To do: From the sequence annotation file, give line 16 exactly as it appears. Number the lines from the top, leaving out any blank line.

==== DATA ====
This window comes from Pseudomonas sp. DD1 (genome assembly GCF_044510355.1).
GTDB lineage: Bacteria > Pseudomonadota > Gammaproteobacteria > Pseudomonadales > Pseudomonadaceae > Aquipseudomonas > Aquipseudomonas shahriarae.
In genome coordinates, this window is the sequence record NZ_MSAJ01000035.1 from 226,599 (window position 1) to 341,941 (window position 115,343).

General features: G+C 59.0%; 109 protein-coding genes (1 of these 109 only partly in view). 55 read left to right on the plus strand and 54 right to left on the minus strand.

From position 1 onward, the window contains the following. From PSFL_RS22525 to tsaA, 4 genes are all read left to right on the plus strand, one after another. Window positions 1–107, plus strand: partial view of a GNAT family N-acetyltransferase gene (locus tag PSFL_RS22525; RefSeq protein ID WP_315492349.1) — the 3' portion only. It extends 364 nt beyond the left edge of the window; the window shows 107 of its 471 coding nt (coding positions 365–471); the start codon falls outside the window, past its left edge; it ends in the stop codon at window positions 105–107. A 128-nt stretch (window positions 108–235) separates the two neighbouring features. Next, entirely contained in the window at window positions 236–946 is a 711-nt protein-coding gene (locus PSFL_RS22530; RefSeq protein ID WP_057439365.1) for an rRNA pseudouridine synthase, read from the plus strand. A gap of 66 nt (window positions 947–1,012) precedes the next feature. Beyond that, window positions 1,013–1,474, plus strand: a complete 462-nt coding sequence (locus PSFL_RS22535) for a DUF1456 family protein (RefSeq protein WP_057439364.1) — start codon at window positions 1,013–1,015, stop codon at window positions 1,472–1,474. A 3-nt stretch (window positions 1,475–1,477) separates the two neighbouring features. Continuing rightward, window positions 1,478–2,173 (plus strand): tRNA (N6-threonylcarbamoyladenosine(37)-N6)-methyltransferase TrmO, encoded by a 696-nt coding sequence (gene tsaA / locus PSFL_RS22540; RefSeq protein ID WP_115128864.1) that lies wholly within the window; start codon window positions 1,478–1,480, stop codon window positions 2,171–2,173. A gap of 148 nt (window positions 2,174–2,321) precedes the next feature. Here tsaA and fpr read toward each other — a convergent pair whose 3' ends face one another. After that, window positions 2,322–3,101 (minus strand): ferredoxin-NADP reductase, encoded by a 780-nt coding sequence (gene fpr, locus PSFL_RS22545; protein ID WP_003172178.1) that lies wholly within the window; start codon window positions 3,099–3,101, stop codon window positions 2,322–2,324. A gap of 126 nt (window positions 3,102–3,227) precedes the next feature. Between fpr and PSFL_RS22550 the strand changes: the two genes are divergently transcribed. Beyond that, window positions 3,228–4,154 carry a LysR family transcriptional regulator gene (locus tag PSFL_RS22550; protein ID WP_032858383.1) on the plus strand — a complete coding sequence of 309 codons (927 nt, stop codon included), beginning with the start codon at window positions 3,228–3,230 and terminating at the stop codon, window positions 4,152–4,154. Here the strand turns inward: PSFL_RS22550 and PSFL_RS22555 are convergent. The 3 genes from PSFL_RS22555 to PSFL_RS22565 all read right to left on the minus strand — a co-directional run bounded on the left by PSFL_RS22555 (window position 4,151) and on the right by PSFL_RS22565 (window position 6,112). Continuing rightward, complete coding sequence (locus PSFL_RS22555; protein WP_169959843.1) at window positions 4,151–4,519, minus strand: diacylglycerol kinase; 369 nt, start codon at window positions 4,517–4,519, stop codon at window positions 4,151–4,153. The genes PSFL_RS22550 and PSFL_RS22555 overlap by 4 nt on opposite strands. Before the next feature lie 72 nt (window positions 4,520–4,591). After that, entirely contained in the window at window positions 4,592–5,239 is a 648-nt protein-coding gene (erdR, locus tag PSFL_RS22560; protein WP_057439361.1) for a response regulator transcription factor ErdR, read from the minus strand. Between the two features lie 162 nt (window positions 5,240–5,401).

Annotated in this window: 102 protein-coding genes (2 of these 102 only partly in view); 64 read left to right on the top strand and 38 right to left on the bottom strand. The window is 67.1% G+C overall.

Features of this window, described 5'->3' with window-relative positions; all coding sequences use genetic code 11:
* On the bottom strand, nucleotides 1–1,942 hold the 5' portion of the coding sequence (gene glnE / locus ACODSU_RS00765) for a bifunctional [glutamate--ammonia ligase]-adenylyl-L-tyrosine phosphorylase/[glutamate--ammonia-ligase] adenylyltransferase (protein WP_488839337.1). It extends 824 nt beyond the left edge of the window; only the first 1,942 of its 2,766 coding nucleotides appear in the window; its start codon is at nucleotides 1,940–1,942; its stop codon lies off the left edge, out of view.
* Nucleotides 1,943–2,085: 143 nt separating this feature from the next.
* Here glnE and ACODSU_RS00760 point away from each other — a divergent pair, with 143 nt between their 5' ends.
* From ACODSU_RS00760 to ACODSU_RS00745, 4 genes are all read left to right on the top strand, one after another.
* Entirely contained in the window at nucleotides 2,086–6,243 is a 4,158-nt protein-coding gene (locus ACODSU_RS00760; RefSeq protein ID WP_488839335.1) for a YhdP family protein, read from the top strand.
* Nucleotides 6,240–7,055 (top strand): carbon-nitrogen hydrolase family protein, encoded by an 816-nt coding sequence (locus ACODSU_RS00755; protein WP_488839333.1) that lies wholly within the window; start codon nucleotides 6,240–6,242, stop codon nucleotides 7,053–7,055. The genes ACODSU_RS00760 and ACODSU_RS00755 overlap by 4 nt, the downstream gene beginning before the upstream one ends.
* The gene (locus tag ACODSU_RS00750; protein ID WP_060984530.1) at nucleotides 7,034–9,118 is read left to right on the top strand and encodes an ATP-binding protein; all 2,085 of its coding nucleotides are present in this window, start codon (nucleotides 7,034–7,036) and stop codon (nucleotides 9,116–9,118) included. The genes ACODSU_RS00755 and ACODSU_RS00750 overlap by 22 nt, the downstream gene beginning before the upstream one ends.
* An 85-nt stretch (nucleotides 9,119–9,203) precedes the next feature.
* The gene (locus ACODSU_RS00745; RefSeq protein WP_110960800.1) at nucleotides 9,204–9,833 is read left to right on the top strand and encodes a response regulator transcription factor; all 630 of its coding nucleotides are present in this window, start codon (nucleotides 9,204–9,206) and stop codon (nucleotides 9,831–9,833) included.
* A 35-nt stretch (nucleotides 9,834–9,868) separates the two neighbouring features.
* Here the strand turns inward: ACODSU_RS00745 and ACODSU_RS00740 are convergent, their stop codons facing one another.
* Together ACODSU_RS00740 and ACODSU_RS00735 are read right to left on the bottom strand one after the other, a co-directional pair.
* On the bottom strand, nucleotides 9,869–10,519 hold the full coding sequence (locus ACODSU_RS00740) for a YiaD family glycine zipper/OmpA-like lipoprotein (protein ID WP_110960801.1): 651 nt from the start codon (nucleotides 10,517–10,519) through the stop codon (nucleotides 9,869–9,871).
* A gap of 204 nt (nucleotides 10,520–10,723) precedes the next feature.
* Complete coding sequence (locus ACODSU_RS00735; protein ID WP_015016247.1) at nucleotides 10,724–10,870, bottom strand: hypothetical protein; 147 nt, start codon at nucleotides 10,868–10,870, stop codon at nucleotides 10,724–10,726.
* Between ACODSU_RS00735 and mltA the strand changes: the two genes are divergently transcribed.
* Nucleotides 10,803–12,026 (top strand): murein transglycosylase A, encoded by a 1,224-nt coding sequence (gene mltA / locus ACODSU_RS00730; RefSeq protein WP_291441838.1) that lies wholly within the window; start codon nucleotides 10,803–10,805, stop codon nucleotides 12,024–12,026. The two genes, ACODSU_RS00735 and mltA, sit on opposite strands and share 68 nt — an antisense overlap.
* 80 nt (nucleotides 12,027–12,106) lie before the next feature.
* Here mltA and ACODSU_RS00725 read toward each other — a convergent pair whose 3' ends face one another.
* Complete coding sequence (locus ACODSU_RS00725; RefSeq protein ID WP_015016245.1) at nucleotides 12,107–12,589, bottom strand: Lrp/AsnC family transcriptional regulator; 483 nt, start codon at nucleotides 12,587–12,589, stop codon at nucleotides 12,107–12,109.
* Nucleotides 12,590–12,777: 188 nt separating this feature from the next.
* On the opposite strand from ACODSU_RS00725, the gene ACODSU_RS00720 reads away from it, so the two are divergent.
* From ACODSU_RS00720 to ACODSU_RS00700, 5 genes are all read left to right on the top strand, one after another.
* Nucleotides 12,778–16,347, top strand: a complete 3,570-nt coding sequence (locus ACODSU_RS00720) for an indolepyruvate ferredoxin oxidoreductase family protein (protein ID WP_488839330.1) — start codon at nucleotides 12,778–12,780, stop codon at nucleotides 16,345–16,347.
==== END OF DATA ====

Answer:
* The gene (locus ACODSU_RS00745; RefSeq protein WP_110960800.1) at nucleotides 9,204–9,833 is read left to right on the top strand and encodes a response regulator transcription factor; all 630 of its coding nucleotides are present in this window, start codon (nucleotides 9,204–9,206) and stop codon (nucleotides 9,831–9,833) included.